Editorial Board   

Mr. Stacy

Mike Stacy

Chief Executive Officer, Groople.com

Mike Stacy has been the Chief Executive Officer of Groople.com, the leading group travel booking website since November 2005. Mr. Stacy brings 15 years of experience to Groople, including successfully building and growing some of the top online travel brands. Prior to joining Groople in November 2005, Mr. Stacy was president of Cheaptickets.com, a leading online travel website owned by Cendant. While at Cheaptickets, Mr. Stacy developed a new organization and improved the technology and customer experience, leading to historically high conversion rates. He effectively cut costs and launched a new marketing campaign, bringing Cheaptickets to profitability for the first time, earning the website the accolade of "Fastest growing online travel site" in 2004. Based in Denver Colorado, he holds a bachelor's degree from St. John's University and an M.B.A. from Pepperdine University.

Mr. Stacy can be contacted at 303-483-9006 or mikestacy@groople.com

Coming up in December 2020...

Hotel Law: Protecting Guest Privacy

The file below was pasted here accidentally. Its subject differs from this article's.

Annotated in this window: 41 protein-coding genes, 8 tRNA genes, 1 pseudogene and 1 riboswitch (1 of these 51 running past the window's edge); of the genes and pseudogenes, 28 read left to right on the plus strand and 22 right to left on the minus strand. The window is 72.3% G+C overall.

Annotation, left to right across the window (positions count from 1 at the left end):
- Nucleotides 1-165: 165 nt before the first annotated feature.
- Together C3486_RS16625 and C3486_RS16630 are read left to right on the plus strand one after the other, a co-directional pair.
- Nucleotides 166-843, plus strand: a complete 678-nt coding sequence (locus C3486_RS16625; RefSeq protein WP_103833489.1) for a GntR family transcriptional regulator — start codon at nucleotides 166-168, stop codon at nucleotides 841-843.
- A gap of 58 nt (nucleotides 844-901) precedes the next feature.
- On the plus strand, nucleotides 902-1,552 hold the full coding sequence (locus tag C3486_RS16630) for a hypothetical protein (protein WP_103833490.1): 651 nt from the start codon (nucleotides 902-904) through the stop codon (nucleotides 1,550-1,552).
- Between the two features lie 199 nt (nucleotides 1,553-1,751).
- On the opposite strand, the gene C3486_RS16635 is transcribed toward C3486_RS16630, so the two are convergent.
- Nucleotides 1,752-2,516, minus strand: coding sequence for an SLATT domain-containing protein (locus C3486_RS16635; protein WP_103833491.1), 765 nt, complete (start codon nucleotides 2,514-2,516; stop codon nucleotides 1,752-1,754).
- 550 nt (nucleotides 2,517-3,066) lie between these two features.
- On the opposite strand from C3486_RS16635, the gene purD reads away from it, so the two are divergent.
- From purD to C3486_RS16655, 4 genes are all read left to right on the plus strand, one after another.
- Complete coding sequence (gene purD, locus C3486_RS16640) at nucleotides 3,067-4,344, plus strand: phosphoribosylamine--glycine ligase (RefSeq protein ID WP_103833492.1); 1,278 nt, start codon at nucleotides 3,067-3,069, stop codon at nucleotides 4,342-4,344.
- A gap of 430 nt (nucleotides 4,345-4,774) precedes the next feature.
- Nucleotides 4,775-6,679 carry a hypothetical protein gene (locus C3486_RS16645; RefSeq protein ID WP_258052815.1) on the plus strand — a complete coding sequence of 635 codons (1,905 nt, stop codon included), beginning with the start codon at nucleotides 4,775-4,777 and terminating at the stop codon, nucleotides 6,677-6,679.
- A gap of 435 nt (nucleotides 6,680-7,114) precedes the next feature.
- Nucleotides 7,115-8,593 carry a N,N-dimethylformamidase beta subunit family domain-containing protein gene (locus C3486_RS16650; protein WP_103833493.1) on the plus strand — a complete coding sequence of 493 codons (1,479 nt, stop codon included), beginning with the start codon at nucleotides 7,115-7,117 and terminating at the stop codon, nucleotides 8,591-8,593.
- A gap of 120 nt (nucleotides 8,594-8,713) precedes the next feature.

Every business is obligated to protect their customers from identity theft but unfortunately, data breaches have become all too common. In an effort to protect a guest's right to privacy and to safeguard their personal data, the European Union passed a General Data Protection Regulation (GDPR) that could hold hotels legally liable for any breaches that expose a customer's sensitive personal information. Though the GDPR only pertains to EU citizens' data, any international business that mishandles their data can be legally responsible. Another legal issue of concern is the fight involving hotel "resort fees." Several states attorney generals have recently filed suit against two major hotel chains in an effort to litigate this practice. Their suit alleges that these companies are "engaged in deceptive and misleading pricing practices and their failure to disclose fees is in violation of consumer protection laws." The suit seeks to force the hotel chains to advertise the true price of their hotel rooms. There are several other legal issues that the industry is being forced to address. Sexual harassment prevention in the workplace is still top of mind for hotel employers-particularly in New York and California, which now statutorily require harassment training. Hotels and motels in California will also soon be required to train all their employees on human trafficking awareness. Immigration issues are also of major concern to hotel employers, especially in the midst of a severe labor shortage. The government is issuing fewer H2B visas for low-skilled workers, as well as J-1 visas for temporary workers. Though there is little hope for any comprehensive immigration reform, hotel lobbying groups are actively seeking legal remedies to alleviate this problem. These are just a few of the critical issues that the December issue of the Hotel Business Review will examine in the area of hotel law.